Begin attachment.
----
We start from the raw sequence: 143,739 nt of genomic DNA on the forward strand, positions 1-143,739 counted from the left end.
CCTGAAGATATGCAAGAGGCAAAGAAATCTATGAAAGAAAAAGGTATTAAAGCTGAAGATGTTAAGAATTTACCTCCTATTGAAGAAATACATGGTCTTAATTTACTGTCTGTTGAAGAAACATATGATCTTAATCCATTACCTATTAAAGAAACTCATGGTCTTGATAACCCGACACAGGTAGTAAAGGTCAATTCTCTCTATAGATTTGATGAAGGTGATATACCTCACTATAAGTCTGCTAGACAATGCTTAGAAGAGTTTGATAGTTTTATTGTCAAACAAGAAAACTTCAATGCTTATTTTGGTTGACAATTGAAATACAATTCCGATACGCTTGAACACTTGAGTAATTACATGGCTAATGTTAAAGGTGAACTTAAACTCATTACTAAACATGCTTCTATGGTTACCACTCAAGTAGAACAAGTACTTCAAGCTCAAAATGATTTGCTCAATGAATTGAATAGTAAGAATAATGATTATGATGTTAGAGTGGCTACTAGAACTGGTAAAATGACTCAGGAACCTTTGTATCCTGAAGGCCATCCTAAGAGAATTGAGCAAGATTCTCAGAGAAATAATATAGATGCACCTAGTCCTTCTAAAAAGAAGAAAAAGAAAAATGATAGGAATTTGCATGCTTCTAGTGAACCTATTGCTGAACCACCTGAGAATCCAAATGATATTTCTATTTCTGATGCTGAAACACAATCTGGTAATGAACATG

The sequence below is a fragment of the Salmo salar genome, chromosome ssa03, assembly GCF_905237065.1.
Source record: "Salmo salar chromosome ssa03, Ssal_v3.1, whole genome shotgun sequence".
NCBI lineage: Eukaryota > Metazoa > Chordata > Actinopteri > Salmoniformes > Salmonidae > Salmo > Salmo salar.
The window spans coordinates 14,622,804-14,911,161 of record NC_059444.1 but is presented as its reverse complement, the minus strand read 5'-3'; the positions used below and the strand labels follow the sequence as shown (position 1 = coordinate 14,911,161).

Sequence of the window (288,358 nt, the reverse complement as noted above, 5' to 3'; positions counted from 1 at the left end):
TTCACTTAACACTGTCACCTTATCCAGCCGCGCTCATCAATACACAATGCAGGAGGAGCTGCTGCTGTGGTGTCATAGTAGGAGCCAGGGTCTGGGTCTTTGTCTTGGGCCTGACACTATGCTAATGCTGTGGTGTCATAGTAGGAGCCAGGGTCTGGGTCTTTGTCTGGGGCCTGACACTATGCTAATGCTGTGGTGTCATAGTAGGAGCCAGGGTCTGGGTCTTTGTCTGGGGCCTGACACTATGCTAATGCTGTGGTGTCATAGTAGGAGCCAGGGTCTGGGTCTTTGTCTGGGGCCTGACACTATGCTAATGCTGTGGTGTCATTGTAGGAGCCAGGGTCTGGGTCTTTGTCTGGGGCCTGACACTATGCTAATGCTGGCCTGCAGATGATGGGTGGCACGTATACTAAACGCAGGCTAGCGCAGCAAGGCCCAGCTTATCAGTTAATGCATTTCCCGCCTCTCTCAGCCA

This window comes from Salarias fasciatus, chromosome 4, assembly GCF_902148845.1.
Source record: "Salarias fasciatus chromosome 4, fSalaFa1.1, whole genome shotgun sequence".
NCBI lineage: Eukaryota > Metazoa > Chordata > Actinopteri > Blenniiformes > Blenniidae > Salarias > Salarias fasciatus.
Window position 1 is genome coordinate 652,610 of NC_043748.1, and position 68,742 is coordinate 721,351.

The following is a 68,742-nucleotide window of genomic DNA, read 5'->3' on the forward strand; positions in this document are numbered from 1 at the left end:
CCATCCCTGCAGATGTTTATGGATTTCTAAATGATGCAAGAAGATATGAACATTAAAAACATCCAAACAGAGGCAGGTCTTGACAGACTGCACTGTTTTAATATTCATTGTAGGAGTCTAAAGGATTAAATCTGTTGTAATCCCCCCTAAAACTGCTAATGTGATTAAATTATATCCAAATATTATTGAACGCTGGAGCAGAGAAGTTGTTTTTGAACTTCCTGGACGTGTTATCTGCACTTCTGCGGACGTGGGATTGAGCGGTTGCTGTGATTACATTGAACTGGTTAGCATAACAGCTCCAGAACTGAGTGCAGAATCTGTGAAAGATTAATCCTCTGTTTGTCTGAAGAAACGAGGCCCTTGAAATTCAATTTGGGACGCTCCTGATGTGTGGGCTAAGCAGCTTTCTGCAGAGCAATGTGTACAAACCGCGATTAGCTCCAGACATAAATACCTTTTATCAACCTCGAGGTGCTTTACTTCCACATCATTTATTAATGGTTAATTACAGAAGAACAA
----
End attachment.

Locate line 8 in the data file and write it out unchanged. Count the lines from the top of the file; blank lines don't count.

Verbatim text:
TTCACTTAACACTGTCACCTTATCCAGCCGCGCTCATCAATACACAATGCAGGAGGAGCTGCTGCTGTGGTGTCATAGTAGGAGCCAGGGTCTGGGTCTTTGTCTTGGGCCTGACACTATGCTAATGCTGTGGTGTCATAGTAGGAGCCAGGGTCTGGGTCTTTGTCTGGGGCCTGACACTATGCTAATGCTGTGGTGTCATAGTAGGAGCCAGGGTCTGGGTCTTTGTCTGGGGCCTGACACTATGCTAATGCTGTGGTGTCATAGTAGGAGCCAGGGTCTGGGTCTTTGTCTGGGGCCTGACACTATGCTAATGCTGTGGTGTCATTGTAGGAGCCAGGGTCTGGGTCTTTGTCTGGGGCCTGACACTATGCTAATGCTGGCCTGCAGATGATGGGTGGCACGTATACTAAACGCAGGCTAGCGCAGCAAGGCCCAGCTTATCAGTTAATGCATTTCCCGCCTCTCTCAGCCA